Just how "Wrong" is a Road Triple chainset?
I’d use a triple and disc brakes along with a steel frame would make an excellent bike for the majority of my road riding which is audax’s.
I currently use a 11-32 rear cassette and a compact, a triple would give me smoother shifting at the front and a good range with a standard road cassette.
People will mock you on the interwebz but not really in the real world.Posted 3 years agodamascusMember
Buy the triple and just remove the granny ring. 39/50 should be OK.
If you struggle either add the granny or change middle cog for a 34.
You just need to adjust the high low settings on the front Mech.
Are the shifters you are looking at double or triple specific?
If you live in the south and its flat I’m sure you will get funny looks but if you live somewhere hilly then its fine. Where I live only the machines run a 39/53Posted 3 years agoraisinhatMember
I’ve found riding with a triple to just be frustrating, and I feel like it combines the worst parts of a compact and a double. You either have too tall a climbing gear, or too small a descending gear. There’s not enough steep long climbs around where I live that I ever need a 30t, it’s just uselessly spinny. If my road rides were long touring type rides then maybe, but I’m out for short fast rides. Riding with a triple on the road doesn’t work for me at all.Posted 3 years agofaustusSubscriber
Also, the same reason you might not have a triple (or double) on your mtb applies to road bikes too – added faff and ratio crossovers. Converting a triple groupset to a double would be a bad compromise (bad chainline and not optimal shifting) or not possible (having a triple shifter).Posted 3 years agograhamgMember
Triple has it’s advantages (stick a close ratio cassette on without sacrificing an easy climbing gear, better spread of gears etc.), ignoring the roadie fasion police the only real disadvantages in my eyes are that the cranksets are a PITA to clean (I always found that anyway!) and chainline not always great on big ring so you tend to end up shifting at front more than with a compact.Posted 3 years agoceepersSubscriber
I’m not sure the ratios is that convincing an argument.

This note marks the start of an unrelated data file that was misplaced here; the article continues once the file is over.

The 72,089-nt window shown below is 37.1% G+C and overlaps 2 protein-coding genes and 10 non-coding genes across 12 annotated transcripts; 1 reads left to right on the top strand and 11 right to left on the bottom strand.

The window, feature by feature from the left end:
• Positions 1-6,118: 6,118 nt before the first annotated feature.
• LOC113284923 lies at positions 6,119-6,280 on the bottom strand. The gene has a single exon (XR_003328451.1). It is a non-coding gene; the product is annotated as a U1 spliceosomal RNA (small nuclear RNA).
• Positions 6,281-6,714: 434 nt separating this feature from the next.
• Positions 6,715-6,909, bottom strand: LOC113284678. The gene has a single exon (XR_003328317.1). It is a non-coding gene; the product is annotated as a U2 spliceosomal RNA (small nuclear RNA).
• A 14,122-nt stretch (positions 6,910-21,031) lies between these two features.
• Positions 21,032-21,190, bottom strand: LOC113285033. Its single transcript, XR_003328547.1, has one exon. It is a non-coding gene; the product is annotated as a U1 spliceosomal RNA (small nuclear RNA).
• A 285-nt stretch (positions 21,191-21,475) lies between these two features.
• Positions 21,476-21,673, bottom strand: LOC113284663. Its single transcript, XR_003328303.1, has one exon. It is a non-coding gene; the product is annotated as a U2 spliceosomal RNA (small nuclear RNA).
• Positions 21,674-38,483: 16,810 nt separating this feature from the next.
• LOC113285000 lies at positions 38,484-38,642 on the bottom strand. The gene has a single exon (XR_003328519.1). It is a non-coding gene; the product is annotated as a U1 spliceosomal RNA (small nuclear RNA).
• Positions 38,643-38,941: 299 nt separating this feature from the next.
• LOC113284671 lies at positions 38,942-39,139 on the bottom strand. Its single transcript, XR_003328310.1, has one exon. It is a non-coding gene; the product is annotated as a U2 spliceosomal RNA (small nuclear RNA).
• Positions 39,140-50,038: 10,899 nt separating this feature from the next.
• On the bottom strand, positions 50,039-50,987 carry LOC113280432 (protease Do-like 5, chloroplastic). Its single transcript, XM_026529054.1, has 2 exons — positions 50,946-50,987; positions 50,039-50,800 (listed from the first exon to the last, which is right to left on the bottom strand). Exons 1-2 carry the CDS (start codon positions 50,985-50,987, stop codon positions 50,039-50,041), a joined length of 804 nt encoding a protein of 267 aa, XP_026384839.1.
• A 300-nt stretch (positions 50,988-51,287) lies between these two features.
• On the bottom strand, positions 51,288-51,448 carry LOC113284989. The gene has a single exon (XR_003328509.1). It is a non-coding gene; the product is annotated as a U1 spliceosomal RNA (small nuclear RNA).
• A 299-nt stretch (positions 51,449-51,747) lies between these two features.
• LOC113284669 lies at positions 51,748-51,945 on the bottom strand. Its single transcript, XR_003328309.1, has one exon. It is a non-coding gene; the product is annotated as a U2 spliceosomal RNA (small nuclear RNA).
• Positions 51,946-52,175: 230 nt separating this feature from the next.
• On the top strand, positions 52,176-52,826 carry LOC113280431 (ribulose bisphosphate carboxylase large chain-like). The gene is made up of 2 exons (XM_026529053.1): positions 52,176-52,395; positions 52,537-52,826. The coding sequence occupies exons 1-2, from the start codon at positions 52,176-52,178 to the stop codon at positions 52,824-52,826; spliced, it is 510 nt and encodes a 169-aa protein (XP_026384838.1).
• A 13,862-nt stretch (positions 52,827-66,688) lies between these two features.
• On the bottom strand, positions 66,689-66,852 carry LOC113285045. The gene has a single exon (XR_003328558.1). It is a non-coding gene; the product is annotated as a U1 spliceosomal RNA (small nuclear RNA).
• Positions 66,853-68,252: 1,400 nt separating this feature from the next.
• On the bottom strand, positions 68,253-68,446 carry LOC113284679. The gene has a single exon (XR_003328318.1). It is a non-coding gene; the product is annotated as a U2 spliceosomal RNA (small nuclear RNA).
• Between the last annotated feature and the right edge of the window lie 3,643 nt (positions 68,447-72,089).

We live in a hilly area (edge of exmoor) my wife went from a triple with a 12-25 to a new bike with a compact and 11-30. Her granny gear is the same on both bikes but the shifting and clunking and general cleaness of use is far better on the compact. And it looks right!
If you ride mtbs you’r legs are used to cassette ratios that are more spread then a standard roadie cassette anywayPosted 3 years agochakapingSubscriber
I’ve found riding with a triple to just be frustrating, and I feel like it combines the worst parts of a compact and a double.
+1 and I was quite open minded too – expected it to suit my riding.
I’d get the bargain groupset with the compact double in wrong crank length and meanwhile source a pair of s/h 170mm crankarms – if that’s viable financially? You can sell the other arms obvs.Posted 3 years ago
~£300 is about the budget, yep Merlin are on the list I can have a 170mm Standard double chainset from them (53/39) and an 11-28 cassette almost replicates the range of my current bike’s 50/34 with 12-25 cassette which I get on with quite well, TBH I don’t need a 53-11 ratio, its a shame they don’t do a 13-30 for mincers like me who’ve accidentally bought a Standard rather than compact chainset…
I’m still thinking I’d rather have a compact or a triple and a narrower range cassette, the bike isn’t really going to be an audax type build, but I will want to do longer rides on it,I can see the range of a triple being handy…
I guess cassette choice has as much impact as anything here doesn’t it… I could go with the 53/39, take a dose of MTFU and possibly buy a “Big climing day” cassette for when I know I’ll need it, how big a sprocket can the 5700 mech accomodat? could I get an MTB 11-30 or 11-32 to work? or would that be a bit shite too?Posted 3 years agonemesisSubscriber
I’d mock you in the real world.
Only in a banter kind of way though 🙂 I don’t really like triples, more for the wider q-factor and the ratios that they come with, plus that I find a double provides all the necessary range but there’s nothing fundamentally wrong with them.Posted 3 years ago